On the Record
"The divorce rate and teen-age pregnancy rate are going down. One group says, 'Hooray, we are going to move back to traditional families.' But cohabitation is replacing marriage, especially remarriage."
--E. Mavis Hetherington, psychologist who pioneered research on the effect of parents' divorce on children, New York Times, April 1.
"I call it body-part sex. The kids don't even look at each other. It's mechanical, dehumanizing. The fallout is that later in life they have trouble forming relationships. They're jaded."
--Marsha Levy-Warren, a New York City psychologist, on pre-teens and teens having sex, New York Times, April 2.
"Both male and female [evaluators] were more likely to positively evaluate the research, teaching and service contributions of a male job applicant than a female job applicant [with identical qualifications]."
--Rhea Steinpreis, University of Wisconsin Milwaukee psychologist, reporting, with her colleagues, in a recent issue of the academic journal Sex Roles, on sex discrimination among psychologists, Washington Post, April 2.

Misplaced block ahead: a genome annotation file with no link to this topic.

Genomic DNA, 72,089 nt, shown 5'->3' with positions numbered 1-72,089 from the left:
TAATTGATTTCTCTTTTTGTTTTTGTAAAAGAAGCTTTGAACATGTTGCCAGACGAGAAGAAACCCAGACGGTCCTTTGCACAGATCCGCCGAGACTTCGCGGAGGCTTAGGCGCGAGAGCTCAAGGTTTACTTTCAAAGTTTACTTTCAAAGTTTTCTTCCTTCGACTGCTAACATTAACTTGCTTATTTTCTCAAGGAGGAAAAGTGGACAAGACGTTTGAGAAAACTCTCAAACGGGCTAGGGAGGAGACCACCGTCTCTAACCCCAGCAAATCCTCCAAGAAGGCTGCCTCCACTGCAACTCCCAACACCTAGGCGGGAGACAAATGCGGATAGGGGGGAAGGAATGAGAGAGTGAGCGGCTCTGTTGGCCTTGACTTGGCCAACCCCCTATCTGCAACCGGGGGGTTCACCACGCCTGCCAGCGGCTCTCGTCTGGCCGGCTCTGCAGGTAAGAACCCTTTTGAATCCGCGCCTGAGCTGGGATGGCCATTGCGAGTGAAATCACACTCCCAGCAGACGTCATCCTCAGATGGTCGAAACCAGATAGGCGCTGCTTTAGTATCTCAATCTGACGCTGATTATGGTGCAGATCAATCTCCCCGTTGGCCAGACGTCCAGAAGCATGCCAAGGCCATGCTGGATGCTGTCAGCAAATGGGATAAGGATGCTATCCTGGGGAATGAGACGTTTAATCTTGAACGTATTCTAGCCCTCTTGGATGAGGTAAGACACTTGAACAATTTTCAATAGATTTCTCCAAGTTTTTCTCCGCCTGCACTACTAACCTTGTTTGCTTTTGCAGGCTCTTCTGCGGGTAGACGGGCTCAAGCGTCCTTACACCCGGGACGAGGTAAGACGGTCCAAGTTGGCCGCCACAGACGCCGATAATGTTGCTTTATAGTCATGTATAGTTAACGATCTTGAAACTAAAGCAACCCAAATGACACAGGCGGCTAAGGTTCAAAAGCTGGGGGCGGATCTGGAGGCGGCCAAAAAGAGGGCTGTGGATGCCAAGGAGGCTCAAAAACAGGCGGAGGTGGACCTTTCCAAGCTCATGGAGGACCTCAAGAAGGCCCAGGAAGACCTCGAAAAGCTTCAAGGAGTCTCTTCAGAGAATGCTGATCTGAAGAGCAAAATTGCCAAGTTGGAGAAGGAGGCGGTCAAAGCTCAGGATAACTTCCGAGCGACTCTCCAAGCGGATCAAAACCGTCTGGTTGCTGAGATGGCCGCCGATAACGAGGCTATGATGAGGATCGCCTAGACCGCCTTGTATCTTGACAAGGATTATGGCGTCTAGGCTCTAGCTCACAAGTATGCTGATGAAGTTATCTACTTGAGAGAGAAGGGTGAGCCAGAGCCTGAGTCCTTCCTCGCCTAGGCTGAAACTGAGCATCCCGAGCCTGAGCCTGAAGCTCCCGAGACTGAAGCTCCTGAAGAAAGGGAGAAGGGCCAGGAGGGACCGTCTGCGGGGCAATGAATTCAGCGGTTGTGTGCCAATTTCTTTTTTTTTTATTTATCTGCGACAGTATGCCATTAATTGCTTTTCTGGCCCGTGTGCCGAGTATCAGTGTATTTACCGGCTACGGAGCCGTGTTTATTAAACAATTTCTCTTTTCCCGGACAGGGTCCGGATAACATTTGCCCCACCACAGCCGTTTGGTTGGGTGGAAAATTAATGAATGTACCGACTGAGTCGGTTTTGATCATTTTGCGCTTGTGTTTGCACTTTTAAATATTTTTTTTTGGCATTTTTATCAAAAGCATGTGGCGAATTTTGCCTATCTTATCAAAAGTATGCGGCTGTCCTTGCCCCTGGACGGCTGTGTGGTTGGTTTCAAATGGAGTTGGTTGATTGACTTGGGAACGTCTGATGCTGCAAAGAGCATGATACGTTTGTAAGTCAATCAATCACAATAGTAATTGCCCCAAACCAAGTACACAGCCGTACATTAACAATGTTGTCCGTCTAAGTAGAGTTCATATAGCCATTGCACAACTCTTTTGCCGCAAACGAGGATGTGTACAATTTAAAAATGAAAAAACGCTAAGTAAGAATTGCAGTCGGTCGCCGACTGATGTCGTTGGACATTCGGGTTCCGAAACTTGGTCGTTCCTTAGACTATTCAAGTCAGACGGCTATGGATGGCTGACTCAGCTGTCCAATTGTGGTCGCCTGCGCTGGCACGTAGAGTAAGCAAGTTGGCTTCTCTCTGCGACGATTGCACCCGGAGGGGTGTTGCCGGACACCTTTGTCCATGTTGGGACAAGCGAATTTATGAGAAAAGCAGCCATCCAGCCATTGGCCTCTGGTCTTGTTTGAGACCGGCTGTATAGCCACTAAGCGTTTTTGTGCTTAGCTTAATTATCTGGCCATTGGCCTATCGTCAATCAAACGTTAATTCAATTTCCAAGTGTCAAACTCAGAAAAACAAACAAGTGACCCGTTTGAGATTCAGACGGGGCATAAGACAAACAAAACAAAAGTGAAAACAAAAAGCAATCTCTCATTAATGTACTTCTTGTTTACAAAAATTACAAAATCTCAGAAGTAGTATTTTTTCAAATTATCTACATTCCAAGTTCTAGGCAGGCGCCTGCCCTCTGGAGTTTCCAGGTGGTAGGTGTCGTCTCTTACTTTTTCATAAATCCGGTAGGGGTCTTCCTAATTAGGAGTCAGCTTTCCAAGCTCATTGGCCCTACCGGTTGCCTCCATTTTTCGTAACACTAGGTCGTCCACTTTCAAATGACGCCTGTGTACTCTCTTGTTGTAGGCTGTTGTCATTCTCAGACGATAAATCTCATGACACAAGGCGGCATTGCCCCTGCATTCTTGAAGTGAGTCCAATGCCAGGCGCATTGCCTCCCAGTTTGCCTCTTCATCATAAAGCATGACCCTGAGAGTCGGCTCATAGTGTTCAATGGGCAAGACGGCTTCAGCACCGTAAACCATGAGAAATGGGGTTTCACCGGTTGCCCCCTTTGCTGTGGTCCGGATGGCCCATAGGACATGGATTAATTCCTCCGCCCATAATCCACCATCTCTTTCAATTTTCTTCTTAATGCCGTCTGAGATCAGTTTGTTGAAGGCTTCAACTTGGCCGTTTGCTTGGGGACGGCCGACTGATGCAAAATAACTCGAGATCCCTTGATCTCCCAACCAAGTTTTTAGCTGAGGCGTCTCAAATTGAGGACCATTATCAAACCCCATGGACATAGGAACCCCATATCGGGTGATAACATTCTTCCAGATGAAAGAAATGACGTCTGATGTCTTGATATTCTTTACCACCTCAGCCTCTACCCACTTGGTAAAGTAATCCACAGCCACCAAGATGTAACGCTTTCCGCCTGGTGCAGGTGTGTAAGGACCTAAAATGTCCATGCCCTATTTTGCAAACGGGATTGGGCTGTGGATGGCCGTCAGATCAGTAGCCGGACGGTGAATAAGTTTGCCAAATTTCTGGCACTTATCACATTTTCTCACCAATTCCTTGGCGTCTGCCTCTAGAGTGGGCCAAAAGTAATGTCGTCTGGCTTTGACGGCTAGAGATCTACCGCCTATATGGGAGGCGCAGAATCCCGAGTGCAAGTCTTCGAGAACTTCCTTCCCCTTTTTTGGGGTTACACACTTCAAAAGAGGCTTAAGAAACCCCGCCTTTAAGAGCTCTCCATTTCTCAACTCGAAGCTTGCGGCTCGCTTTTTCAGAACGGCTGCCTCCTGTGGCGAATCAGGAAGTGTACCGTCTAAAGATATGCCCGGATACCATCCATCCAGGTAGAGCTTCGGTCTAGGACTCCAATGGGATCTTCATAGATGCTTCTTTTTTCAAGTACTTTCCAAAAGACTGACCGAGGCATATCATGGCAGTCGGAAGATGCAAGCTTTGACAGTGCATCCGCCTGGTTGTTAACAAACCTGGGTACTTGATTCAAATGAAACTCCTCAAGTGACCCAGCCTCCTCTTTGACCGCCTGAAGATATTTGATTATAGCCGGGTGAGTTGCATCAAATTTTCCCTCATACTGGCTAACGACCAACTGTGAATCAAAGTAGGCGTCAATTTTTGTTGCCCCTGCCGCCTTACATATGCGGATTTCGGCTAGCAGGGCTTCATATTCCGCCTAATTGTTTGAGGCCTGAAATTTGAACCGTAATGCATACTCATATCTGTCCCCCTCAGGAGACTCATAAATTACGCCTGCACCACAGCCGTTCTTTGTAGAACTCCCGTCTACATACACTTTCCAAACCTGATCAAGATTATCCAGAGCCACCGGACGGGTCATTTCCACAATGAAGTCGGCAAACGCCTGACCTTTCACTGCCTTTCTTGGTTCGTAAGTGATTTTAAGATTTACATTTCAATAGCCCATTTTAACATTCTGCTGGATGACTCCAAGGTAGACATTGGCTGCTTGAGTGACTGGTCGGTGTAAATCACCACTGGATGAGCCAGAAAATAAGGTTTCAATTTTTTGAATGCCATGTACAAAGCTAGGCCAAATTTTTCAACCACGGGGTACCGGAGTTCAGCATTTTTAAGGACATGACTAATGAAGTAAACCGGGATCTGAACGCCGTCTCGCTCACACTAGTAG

"What is a disorder, anyway?...I decided early in the game that I needed to be hit with the full battery of neuropsychiatric tests that I give to kids--that it wasn't fair unless I experienced them. Many psychiatrists and psychologists fit kids into diagnostic boxes....[But] behavior is influenced...strongly by its interaction with environment."
--Jane Holmes Bernstein, psychologist and director of the neuropsychology program at Boston Children's Hospital, on the nuances of diagnosing psychological disorders--distinguishing, for example, between a clinically pathological obsession and a normal, functional one, New Yorker, April 10.
"Now we have a better understanding that treatment is a process. It's not a magic bullet. It's not one-stop shopping."
--D. Dwayne Simpson, a psychologist at Texas Christian University, on the need for long-term, follow-up treatment to intervene with drug abuse, Chronicle of Higher Education, April 21.